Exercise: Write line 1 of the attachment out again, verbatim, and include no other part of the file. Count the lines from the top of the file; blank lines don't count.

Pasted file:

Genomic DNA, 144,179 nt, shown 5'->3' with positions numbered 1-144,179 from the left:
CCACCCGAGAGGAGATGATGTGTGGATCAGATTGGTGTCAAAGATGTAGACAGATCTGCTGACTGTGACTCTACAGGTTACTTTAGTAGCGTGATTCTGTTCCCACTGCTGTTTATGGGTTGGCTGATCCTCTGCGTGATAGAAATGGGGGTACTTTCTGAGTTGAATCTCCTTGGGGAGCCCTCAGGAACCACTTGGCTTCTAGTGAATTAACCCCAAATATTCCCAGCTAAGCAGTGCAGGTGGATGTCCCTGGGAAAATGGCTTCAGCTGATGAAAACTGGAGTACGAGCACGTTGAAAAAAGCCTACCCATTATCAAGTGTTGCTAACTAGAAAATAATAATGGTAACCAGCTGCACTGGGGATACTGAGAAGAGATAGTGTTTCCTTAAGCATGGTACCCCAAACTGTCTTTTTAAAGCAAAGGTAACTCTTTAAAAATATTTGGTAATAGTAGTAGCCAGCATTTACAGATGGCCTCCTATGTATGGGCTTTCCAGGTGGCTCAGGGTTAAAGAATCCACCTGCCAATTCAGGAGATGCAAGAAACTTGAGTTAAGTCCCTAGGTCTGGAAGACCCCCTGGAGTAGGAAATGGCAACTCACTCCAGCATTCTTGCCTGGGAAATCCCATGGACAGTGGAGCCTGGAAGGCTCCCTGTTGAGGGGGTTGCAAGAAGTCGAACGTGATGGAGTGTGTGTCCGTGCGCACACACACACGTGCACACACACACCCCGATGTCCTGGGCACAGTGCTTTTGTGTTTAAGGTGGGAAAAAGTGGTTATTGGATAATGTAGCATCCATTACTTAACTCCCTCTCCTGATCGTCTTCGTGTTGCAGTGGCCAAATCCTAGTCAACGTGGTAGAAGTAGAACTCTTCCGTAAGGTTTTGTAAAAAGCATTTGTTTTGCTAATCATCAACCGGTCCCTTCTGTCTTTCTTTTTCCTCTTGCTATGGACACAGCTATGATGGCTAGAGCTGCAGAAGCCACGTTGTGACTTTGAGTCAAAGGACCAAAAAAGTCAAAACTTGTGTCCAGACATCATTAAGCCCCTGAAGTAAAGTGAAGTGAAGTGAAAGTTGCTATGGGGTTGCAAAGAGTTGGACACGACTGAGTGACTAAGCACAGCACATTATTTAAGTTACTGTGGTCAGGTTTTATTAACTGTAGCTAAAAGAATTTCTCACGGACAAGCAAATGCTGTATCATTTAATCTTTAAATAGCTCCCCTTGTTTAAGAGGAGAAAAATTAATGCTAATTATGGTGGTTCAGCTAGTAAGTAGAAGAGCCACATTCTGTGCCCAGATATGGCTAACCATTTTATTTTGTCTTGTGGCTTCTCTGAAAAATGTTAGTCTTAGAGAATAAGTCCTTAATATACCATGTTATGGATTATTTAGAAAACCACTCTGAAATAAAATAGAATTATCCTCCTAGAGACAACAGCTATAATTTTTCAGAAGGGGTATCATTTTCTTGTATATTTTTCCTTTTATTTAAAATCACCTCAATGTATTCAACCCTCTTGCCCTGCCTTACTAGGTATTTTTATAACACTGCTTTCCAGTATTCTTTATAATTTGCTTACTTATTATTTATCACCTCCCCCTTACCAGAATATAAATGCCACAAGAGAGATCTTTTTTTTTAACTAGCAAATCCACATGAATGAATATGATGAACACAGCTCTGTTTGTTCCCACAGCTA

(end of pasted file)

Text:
Genomic DNA, 144,179 nt, shown 5'->3' with positions numbered 1-144,179 from the left: